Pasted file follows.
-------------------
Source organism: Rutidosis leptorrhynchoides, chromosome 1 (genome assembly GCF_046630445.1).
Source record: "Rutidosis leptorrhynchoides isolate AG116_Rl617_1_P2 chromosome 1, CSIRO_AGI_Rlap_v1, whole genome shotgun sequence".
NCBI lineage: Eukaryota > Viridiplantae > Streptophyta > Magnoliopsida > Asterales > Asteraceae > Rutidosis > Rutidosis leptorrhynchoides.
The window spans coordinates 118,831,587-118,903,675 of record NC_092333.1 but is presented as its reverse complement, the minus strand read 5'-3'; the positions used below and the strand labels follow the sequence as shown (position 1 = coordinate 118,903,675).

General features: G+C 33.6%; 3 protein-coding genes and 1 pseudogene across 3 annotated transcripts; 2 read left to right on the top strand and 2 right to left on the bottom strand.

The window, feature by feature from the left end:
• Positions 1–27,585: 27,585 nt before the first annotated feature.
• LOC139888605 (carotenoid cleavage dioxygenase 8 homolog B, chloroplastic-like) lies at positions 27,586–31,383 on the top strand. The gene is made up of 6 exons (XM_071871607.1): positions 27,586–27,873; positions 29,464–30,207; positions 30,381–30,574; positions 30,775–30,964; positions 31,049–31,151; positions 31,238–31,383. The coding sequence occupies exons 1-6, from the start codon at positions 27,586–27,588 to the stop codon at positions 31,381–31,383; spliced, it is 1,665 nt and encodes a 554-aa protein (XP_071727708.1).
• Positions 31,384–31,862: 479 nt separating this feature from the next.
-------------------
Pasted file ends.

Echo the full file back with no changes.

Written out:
Source organism: Rutidosis leptorrhynchoides, chromosome 1 (genome assembly GCF_046630445.1).
Source record: "Rutidosis leptorrhynchoides isolate AG116_Rl617_1_P2 chromosome 1, CSIRO_AGI_Rlap_v1, whole genome shotgun sequence".
NCBI lineage: Eukaryota > Viridiplantae > Streptophyta > Magnoliopsida > Asterales > Asteraceae > Rutidosis > Rutidosis leptorrhynchoides.
The window spans coordinates 118,831,587-118,903,675 of record NC_092333.1 but is presented as its reverse complement, the minus strand read 5'-3'; the positions used below and the strand labels follow the sequence as shown (position 1 = coordinate 118,903,675).

General features: G+C 33.6%; 3 protein-coding genes and 1 pseudogene across 3 annotated transcripts; 2 read left to right on the top strand and 2 right to left on the bottom strand.

The window, feature by feature from the left end:
• Positions 1–27,585: 27,585 nt before the first annotated feature.
• LOC139888605 (carotenoid cleavage dioxygenase 8 homolog B, chloroplastic-like) lies at positions 27,586–31,383 on the top strand. The gene is made up of 6 exons (XM_071871607.1): positions 27,586–27,873; positions 29,464–30,207; positions 30,381–30,574; positions 30,775–30,964; positions 31,049–31,151; positions 31,238–31,383. The coding sequence occupies exons 1-6, from the start codon at positions 27,586–27,588 to the stop codon at positions 31,381–31,383; spliced, it is 1,665 nt and encodes a 554-aa protein (XP_071727708.1).
• Positions 31,384–31,862: 479 nt separating this feature from the next.